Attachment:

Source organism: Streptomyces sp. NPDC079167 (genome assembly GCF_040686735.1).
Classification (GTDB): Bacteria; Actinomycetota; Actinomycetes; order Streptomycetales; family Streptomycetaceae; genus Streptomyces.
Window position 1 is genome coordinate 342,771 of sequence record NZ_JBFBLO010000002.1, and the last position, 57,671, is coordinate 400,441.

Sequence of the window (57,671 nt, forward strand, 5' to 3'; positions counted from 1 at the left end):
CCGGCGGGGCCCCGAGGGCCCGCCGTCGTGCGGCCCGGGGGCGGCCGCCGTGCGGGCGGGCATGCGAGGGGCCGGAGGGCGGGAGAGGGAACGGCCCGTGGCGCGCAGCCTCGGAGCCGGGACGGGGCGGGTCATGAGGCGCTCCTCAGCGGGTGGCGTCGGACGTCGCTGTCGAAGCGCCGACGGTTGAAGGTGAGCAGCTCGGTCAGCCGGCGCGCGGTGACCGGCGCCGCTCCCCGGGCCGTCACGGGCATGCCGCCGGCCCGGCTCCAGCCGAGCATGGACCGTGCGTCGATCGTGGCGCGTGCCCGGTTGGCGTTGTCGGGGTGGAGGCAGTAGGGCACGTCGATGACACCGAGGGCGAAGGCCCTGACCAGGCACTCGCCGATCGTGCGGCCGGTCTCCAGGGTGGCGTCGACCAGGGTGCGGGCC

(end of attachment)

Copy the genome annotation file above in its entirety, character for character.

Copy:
Source organism: Streptomyces sp. NPDC079167 (genome assembly GCF_040686735.1).
Classification (GTDB): Bacteria; Actinomycetota; Actinomycetes; order Streptomycetales; family Streptomycetaceae; genus Streptomyces.
Window position 1 is genome coordinate 342,771 of sequence record NZ_JBFBLO010000002.1, and the last position, 57,671, is coordinate 400,441.

Sequence of the window (57,671 nt, forward strand, 5' to 3'; positions counted from 1 at the left end):
CCGGCGGGGCCCCGAGGGCCCGCCGTCGTGCGGCCCGGGGGCGGCCGCCGTGCGGGCGGGCATGCGAGGGGCCGGAGGGCGGGAGAGGGAACGGCCCGTGGCGCGCAGCCTCGGAGCCGGGACGGGGCGGGTCATGAGGCGCTCCTCAGCGGGTGGCGTCGGACGTCGCTGTCGAAGCGCCGACGGTTGAAGGTGAGCAGCTCGGTCAGCCGGCGCGCGGTGACCGGCGCCGCTCCCCGGGCCGTCACGGGCATGCCGCCGGCCCGGCTCCAGCCGAGCATGGACCGTGCGTCGATCGTGGCGCGTGCCCGGTTGGCGTTGTCGGGGTGGAGGCAGTAGGGCACGTCGATGACACCGAGGGCGAAGGCCCTGACCAGGCACTCGCCGATCGTGCGGCCGGTCTCCAGGGTGGCGTCGACCAGGGTGCGGGCC